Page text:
Are you in a serious relationship or marriage? Be sure to talk about finances as a team and have open communication between one another. Update your beneficiaries and file your taxes together.

Are you switching careers or jobs? Make sure you transfer your retirement accounts and update your insurance policies.

Are you expecting a baby? Congratulations! It’s important to update your budget to include the
expenses of raising a baby. Understand the everyday costs, as well as the unexpected costs of being a mother. Be sure to update your insurance policies to include your child and create an estate plan.

Are you facing a divorce or loss of a spouse? The most important task here is to update your financial accounts. Make a new financial plan that includes your personal finances.

Maybe you’re caring for elderly parents during this time. Help yourself prepare financially by understanding the costs associated with caring for your elderly parents. Don’t forget to update your tax status to include them as dependents.

The Pre-retirement Years.

Starting to face the possibility of retirement in the next few years? It’s important to have a very clear understanding of your retirement savings and what your retirement expenses will be before retiring. Will you be safe living off your retirement savings, or do you think working in your retirement is a possibility/necessity?

You should be at a good place with paying off debt to avoid that specific financial burden during retirement.

Now is a great time to reach out to your financial advisor to ask for guidance and ensure that you are on the right track for retiring.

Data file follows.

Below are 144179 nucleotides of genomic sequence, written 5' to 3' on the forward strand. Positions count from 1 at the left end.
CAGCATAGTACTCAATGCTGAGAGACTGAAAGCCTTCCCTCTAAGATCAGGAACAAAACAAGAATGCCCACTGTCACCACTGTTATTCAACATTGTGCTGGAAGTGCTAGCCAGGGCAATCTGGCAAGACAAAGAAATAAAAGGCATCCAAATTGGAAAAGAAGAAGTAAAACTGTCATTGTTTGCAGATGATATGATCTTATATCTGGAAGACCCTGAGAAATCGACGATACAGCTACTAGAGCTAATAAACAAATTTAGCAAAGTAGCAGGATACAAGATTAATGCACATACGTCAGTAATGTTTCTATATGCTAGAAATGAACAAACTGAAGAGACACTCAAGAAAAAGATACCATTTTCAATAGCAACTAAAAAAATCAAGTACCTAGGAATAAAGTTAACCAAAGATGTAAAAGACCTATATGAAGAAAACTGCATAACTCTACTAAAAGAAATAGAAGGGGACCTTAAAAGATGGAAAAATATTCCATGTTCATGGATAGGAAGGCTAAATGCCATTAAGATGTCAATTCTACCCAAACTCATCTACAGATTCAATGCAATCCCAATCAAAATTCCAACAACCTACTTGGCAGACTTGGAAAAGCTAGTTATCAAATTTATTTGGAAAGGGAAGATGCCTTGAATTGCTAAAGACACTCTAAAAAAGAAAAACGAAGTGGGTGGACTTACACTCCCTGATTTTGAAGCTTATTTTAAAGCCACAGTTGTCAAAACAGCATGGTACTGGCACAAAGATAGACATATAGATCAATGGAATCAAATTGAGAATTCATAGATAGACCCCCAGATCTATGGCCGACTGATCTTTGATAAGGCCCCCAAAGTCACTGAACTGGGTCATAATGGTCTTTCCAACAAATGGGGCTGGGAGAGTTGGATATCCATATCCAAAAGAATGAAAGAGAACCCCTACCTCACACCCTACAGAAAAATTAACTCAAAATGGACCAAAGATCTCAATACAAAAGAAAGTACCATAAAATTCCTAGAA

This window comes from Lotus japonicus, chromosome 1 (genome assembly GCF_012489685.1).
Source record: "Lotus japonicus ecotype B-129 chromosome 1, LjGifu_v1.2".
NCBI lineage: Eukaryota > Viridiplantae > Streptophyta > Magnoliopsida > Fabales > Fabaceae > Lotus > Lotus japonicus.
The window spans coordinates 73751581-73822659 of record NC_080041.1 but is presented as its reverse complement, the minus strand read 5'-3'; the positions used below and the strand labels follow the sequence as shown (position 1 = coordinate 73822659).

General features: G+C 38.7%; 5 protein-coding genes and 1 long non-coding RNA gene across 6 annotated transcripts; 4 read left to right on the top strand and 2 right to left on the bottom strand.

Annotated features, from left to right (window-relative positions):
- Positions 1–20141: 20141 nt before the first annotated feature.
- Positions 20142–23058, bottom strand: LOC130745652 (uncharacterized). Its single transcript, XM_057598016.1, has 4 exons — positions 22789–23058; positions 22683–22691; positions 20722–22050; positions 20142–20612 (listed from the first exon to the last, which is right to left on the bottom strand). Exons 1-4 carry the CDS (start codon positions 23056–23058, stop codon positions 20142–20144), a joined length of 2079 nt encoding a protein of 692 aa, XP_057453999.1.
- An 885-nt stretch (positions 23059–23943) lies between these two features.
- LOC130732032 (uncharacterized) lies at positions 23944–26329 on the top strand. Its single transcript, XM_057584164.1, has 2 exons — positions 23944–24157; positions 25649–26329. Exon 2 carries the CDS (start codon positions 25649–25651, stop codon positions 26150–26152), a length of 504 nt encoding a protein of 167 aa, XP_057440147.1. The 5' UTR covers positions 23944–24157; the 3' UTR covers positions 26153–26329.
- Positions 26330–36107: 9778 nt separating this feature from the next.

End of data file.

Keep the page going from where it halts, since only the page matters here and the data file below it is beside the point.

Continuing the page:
The Retirement Years

You’ve made it to retirement! It is crucial for you to stick to a strict financial plan during this time. The objective is to ensure that your savings last.

Turn your retirement and pension savings into income. With the help of your financial advisor, you can learn the best strategies to go through this process as well as how to reduce tax friction.

Optimizing your taxes is key. Do you think it can help you further if you get rid of some of your assets by selling them instead of making large withdrawals from your retirement accounts that might be subject to tax? Remember that tax brackets matter. Larger withdrawals can take you to a high tax bracket.

Don’t forget the importance of your estate plan. Make is your goal to update and evaluate your plan consistently.

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Investment advisory services are offered through Trek Financial, LLC., an SEC Registered Investment Adviser.  Information presented is for educational purposes only. It should not be considered specific investment advice, does not take into consideration your specific situation, and does not intend to make an offer or solicitation for the sale or purchase of any securities or investment strategies. Investments involve risk and are not guaranteed. Be sure to consult with a qualified financial adviser and/or tax professional before implementing any strategy discussed herein.


  1., November, 2019.
  2., July, 2021.